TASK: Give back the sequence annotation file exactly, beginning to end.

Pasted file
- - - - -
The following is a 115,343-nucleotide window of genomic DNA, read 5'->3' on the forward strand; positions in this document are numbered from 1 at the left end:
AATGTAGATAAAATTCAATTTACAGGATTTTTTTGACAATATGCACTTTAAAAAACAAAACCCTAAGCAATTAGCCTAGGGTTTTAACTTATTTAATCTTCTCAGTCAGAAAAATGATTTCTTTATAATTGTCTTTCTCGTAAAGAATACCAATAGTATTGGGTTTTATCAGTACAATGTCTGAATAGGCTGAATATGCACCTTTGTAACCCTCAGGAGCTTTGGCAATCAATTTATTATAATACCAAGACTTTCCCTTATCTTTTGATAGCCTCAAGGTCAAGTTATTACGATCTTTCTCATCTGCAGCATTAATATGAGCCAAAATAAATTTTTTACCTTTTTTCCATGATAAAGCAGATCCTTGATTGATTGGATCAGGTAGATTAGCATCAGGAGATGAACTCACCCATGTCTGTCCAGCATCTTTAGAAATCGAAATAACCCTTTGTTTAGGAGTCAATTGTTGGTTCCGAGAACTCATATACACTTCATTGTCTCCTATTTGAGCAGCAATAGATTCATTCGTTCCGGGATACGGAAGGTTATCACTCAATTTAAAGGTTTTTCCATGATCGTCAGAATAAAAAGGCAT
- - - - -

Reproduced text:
The following is a 115,343-nucleotide window of genomic DNA, read 5'->3' on the forward strand; positions in this document are numbered from 1 at the left end:
AATGTAGATAAAATTCAATTTACAGGATTTTTTTGACAATATGCACTTTAAAAAACAAAACCCTAAGCAATTAGCCTAGGGTTTTAACTTATTTAATCTTCTCAGTCAGAAAAATGATTTCTTTATAATTGTCTTTCTCGTAAAGAATACCAATAGTATTGGGTTTTATCAGTACAATGTCTGAATAGGCTGAATATGCACCTTTGTAACCCTCAGGAGCTTTGGCAATCAATTTATTATAATACCAAGACTTTCCCTTATCTTTTGATAGCCTCAAGGTCAAGTTATTACGATCTTTCTCATCTGCAGCATTAATATGAGCCAAAATAAATTTTTTACCTTTTTTCCATGATAAAGCAGATCCTTGATTGATTGGATCAGGTAGATTAGCATCAGGAGATGAACTCACCCATGTCTGTCCAGCATCTTTAGAAATCGAAATAACCCTTTGTTTAGGAGTCAATTGTTGGTTCCGAGAACTCATATACACTTCATTGTCTCCTATTTGAGCAGCAATAGATTCATTCGTTCCGGGATACGGAAGGTTATCACTCAATTTAAAGGTTTTTCCATGATCGTCAGAATAAAAAGGCAT